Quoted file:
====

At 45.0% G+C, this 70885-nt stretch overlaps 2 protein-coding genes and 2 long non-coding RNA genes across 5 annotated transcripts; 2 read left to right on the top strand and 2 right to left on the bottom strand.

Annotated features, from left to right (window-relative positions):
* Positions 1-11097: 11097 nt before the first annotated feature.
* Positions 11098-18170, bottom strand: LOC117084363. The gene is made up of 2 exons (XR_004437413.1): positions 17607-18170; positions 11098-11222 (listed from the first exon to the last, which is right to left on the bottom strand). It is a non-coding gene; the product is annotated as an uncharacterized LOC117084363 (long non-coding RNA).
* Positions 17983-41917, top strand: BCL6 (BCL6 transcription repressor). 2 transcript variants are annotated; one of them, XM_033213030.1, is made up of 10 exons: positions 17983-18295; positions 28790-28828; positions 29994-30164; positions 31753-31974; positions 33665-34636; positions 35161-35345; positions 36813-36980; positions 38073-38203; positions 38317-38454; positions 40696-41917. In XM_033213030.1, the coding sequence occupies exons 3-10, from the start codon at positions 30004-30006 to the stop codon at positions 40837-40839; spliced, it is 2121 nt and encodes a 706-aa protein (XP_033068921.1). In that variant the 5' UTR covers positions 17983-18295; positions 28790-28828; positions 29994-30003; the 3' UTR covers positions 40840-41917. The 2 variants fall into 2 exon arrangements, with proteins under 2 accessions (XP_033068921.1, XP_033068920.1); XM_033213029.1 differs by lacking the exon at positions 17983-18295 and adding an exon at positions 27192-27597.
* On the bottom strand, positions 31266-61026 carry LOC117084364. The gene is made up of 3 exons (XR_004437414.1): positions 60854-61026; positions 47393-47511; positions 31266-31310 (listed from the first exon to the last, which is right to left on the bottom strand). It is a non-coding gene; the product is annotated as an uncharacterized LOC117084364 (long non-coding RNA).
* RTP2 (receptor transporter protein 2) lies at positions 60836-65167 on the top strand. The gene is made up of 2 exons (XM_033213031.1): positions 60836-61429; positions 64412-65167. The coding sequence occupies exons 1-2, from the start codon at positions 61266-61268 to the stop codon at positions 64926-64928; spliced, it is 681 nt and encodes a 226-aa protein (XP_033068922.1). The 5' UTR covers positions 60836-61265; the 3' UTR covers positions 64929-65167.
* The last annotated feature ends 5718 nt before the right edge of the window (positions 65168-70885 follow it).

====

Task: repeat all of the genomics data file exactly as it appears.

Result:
At 45.0% G+C, this 70885-nt stretch overlaps 2 protein-coding genes and 2 long non-coding RNA genes across 5 annotated transcripts; 2 read left to right on the top strand and 2 right to left on the bottom strand.

Annotated features, from left to right (window-relative positions):
* Positions 1-11097: 11097 nt before the first annotated feature.
* Positions 11098-18170, bottom strand: LOC117084363. The gene is made up of 2 exons (XR_004437413.1): positions 17607-18170; positions 11098-11222 (listed from the first exon to the last, which is right to left on the bottom strand). It is a non-coding gene; the product is annotated as an uncharacterized LOC117084363 (long non-coding RNA).
* Positions 17983-41917, top strand: BCL6 (BCL6 transcription repressor). 2 transcript variants are annotated; one of them, XM_033213030.1, is made up of 10 exons: positions 17983-18295; positions 28790-28828; positions 29994-30164; positions 31753-31974; positions 33665-34636; positions 35161-35345; positions 36813-36980; positions 38073-38203; positions 38317-38454; positions 40696-41917. In XM_033213030.1, the coding sequence occupies exons 3-10, from the start codon at positions 30004-30006 to the stop codon at positions 40837-40839; spliced, it is 2121 nt and encodes a 706-aa protein (XP_033068921.1). In that variant the 5' UTR covers positions 17983-18295; positions 28790-28828; positions 29994-30003; the 3' UTR covers positions 40840-41917. The 2 variants fall into 2 exon arrangements, with proteins under 2 accessions (XP_033068921.1, XP_033068920.1); XM_033213029.1 differs by lacking the exon at positions 17983-18295 and adding an exon at positions 27192-27597.
* On the bottom strand, positions 31266-61026 carry LOC117084364. The gene is made up of 3 exons (XR_004437414.1): positions 60854-61026; positions 47393-47511; positions 31266-31310 (listed from the first exon to the last, which is right to left on the bottom strand). It is a non-coding gene; the product is annotated as an uncharacterized LOC117084364 (long non-coding RNA).
* RTP2 (receptor transporter protein 2) lies at positions 60836-65167 on the top strand. The gene is made up of 2 exons (XM_033213031.1): positions 60836-61429; positions 64412-65167. The coding sequence occupies exons 1-2, from the start codon at positions 61266-61268 to the stop codon at positions 64926-64928; spliced, it is 681 nt and encodes a 226-aa protein (XP_033068922.1). The 5' UTR covers positions 60836-61265; the 3' UTR covers positions 64929-65167.
* The last annotated feature ends 5718 nt before the right edge of the window (positions 65168-70885 follow it).